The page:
Update April 1st: Auntie gets to stay until 2010 when another hearing is scheduled, here. Just kick that can down the road some more.
President Obama’s Auntie Zeituni is back in immigration court tomorrow in Boston according to a report from the Associated Press today. Readers will recall that Obama was supposedly surprised just before election day last fall to discover his Kenyan aunt, Zeituni Onyanga, who had been ordered deported years ago, was still in the US illegally. You can read all of our previous posts on Onyanga here.
BOSTON (AP) – Barack Obama’s Kenyan aunt lost her bid for asylum more than four years ago, and a judge ordered her deported. Instead, Zeituni Onyango stayed, living for years in public housing.
Now, in a case that puts the president in a tough position both personally and politically, Onyango’s request is being reconsidered under a little-used provision in U.S. immigration rules that allows denied asylum claims to be reheard if applicants can show that something has changed to make them eligible.
Such as the ascension of her nephew to the presidency of the world’s most powerful country.
“If she goes back to Kenya, she is going to be much more in the limelight, and that, in and of itself, could put her at a greater risk. The chances of her going back and keeping a low profile are gone at this point,” said Boston immigration attorney Ilana Greenstein.
Onyango, 56, the half-sister of Obama’s late father, moved to the United States in 2000. Her first bid for asylum was rejected, and an immigration judge ordered her deported in 2004; she continues to live in public housing in Boston.
In December, a judge agreed to suspend the deportation order and reopen her case. An initial hearing is scheduled Wednesday in U.S. Immigration Court in Boston.
Obama acts like he had no idea how Onyanga got into the US the most recent time, however, she attended his swearing in as a US Senator in late 2004 (or January 2005, whenever it was), and according to the AP at that point in time she had already been ordered deported. Do any of you believe she never told her nephew about problems with her immigration status? So, what did Obama know and when did he know it?
What does asylum mean? *
People who seek asylum must show that they face persecution in their homeland on the basis of religion, race, nationality, political opinion or membership in a social group.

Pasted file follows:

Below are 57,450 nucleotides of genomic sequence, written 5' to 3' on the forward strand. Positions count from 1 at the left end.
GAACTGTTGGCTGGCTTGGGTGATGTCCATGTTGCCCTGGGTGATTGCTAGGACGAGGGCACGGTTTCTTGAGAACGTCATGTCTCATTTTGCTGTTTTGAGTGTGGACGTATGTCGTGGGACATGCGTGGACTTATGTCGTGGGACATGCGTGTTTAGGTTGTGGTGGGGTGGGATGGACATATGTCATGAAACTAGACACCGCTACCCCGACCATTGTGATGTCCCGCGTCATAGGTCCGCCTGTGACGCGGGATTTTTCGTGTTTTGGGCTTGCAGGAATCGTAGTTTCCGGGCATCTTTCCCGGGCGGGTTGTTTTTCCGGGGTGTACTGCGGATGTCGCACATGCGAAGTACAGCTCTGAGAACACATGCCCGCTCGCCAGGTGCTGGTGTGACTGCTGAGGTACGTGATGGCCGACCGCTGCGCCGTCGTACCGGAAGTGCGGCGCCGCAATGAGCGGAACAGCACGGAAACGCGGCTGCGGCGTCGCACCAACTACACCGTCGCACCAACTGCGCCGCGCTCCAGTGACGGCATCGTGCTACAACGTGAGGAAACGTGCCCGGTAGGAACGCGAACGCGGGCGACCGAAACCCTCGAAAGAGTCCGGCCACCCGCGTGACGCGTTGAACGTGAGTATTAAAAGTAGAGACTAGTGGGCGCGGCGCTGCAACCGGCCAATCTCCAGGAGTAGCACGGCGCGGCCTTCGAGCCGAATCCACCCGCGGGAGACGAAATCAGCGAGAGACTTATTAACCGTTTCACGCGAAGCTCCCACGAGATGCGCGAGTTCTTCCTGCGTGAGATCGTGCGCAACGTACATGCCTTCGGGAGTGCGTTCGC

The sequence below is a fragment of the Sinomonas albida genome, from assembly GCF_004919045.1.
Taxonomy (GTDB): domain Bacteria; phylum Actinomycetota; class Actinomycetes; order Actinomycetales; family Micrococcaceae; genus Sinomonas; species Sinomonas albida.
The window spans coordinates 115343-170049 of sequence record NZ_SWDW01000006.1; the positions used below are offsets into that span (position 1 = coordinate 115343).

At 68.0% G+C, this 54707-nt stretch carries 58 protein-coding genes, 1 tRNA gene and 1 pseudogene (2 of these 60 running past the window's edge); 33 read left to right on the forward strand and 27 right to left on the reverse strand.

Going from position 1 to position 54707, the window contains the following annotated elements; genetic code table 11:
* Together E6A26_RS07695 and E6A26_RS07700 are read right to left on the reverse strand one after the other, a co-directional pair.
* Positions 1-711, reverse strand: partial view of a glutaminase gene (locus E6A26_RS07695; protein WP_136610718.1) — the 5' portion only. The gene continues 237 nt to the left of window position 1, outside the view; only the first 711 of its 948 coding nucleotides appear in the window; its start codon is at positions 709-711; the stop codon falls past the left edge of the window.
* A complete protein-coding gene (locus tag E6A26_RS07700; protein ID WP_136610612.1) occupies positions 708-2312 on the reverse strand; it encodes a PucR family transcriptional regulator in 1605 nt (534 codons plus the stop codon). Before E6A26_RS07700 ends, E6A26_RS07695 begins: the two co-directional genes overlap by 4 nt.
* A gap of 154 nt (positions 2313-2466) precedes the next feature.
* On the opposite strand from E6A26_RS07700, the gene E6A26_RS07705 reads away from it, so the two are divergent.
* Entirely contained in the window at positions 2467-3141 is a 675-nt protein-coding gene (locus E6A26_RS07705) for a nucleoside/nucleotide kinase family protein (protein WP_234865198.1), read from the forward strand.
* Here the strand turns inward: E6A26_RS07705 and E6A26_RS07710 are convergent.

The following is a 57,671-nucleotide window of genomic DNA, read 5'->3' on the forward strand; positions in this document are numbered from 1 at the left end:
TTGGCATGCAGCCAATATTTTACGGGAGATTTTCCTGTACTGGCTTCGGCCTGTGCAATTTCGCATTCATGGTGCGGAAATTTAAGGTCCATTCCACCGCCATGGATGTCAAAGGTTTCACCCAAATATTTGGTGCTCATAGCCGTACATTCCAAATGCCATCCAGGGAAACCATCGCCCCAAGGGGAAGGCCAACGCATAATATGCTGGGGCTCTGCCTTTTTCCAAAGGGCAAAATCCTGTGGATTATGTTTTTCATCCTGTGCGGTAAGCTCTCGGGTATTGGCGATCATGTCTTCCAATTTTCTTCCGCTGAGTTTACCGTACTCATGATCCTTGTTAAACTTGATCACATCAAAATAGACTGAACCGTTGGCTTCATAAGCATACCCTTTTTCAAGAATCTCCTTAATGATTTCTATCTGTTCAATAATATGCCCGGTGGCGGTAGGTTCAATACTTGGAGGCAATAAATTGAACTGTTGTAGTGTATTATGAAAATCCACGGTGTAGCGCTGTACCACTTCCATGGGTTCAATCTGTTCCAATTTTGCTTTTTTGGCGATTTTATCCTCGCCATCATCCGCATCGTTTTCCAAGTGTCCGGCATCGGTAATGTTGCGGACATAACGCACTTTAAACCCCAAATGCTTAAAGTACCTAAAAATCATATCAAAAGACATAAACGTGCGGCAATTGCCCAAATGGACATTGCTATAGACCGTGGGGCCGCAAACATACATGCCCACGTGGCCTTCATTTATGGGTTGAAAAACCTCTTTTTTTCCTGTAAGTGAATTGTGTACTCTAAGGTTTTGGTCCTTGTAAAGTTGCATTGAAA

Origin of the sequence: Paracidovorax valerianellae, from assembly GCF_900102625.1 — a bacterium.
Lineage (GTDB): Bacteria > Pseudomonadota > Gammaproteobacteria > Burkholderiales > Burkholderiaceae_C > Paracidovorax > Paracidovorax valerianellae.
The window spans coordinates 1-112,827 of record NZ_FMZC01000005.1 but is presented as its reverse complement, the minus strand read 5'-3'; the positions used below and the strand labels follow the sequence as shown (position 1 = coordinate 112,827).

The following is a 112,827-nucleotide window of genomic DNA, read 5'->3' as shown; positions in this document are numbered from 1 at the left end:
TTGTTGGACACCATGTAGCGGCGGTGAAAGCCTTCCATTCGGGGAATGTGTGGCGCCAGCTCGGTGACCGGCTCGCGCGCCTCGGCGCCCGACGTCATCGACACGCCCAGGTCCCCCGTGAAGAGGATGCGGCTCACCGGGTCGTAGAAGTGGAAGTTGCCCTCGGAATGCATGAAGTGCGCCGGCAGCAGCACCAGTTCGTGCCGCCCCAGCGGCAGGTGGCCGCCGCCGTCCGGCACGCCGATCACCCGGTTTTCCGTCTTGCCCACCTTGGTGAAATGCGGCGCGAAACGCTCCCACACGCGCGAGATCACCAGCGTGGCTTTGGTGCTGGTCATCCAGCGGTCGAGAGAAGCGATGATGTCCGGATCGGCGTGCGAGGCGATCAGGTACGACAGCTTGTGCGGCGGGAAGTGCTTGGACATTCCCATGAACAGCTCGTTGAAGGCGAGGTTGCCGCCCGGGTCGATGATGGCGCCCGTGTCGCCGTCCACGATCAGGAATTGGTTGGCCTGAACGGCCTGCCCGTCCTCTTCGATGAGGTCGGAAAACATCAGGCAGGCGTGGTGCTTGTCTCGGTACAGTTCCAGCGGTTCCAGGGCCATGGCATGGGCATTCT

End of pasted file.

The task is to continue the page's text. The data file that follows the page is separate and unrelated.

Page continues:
We admit a staggering number of asylees each year, over 81,000 in 2007, but rarely from Kenya considered a relatively stable country.
Over the past decade, relatively few Kenyans have sought asylum in the United States: 223 in fiscal year 2007 – compared with 7,934 asylum requests from China and 10,522 from El Salvador – and only 50 Kenyans that year were granted asylum. From 1998 through 2007, about 20 percent of Kenyans who applied were granted asylum, according to an Associated Press review of immigration records.
Onyanga’s attorney is not talking about her grounds for an appeal of the earlier decision, but Onyanga’s tribe, the Luo, happen to not be in power at the moment. (See one of the many articles about Obama’s complicated family tree, here, with suggestions that one of them will be taken for blackmail.) I guess that is one of the many issues never discussed by the mainstream media in the Presidential election campaign last fall —- what happens when we have a President with far-flung foreign family members?
Onyango’s reasons for seeking asylum have not been made public, and her immigration hearing will be closed at her lawyer’s request.
Kenya has been fractured by violence in recent years. In 2008, more than 1,000 people were killed in the East African nation following a disputed presidential poll, which saw a Luo candidate, Raila Odinga, declared loser to President Mwai Kibaki, a Kikuyu, the largest tribe in Kenya.
Obama is between a rock and a hard place. If he hangs Auntie out to dry, the open borders crowd will pounce. If he shows any favoritism the rest of us will be steamed, but since we obviously don’t count, what do you think might be going on behind the scenes?
Onyango has not responded to requests for interviews. Her case is being closely watched by people on all sides of the immigration debate. Some critics say her status has already damaged the president’s credibility on immigration issues.
“The president’s moral authority has been compromised by his aunt’s situation,” said Dan Stein, president of the Federation for American Immigration Reform. “Americans have the right to expect aliens to respect our law, to leave when they are supposed to and not thumb their nose at the legal system.”
Yes, Mr. Stein, we expect it, but I wouldn’t count on it.
- In Europe a debate is raging about changing the definition of asylum and allowing anyone coming from any trouble spot in the world to seek asylum without proving they themselves are personally in danger. From the Wall Street Journal:
BRUSSELS — Refugees seeking asylum in the European Union don’t have to demonstrate that they are specifically targeted for harm if there is widespread and indiscriminate violence in their home countries, Europe’s highest court ruled after reviewing the case of two Iraqi nationals who had fled the war in their country.
The case could lead Europe to admit more asylum-seekers — a touchy subject on a continent that prides itself on broad human-rights protection but often struggles to integrate immigrants and is wrestling with growing unemployment.